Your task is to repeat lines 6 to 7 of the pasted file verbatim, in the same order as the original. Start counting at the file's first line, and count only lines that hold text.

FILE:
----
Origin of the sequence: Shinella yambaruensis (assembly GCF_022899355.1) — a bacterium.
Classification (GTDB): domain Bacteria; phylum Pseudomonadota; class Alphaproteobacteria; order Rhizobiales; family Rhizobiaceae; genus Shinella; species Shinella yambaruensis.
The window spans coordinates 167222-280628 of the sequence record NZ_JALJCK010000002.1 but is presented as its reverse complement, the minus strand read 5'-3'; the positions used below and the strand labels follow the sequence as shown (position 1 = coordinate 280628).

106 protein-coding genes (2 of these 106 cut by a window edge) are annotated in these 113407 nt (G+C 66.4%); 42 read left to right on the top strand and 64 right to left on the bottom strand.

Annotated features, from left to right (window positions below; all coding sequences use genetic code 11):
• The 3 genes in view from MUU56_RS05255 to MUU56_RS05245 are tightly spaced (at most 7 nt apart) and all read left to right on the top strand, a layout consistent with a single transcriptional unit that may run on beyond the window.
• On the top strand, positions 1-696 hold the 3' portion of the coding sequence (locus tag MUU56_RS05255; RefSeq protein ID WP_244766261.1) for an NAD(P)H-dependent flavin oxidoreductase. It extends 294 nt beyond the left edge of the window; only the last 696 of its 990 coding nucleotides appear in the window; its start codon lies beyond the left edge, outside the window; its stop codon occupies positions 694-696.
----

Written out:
• The 3 genes in view from MUU56_RS05255 to MUU56_RS05245 are tightly spaced (at most 7 nt apart) and all read left to right on the top strand, a layout consistent with a single transcriptional unit that may run on beyond the window.
• On the top strand, positions 1-696 hold the 3' portion of the coding sequence (locus tag MUU56_RS05255; RefSeq protein ID WP_244766261.1) for an NAD(P)H-dependent flavin oxidoreductase. It extends 294 nt beyond the left edge of the window; only the last 696 of its 990 coding nucleotides appear in the window; its start codon lies beyond the left edge, outside the window; its stop codon occupies positions 694-696.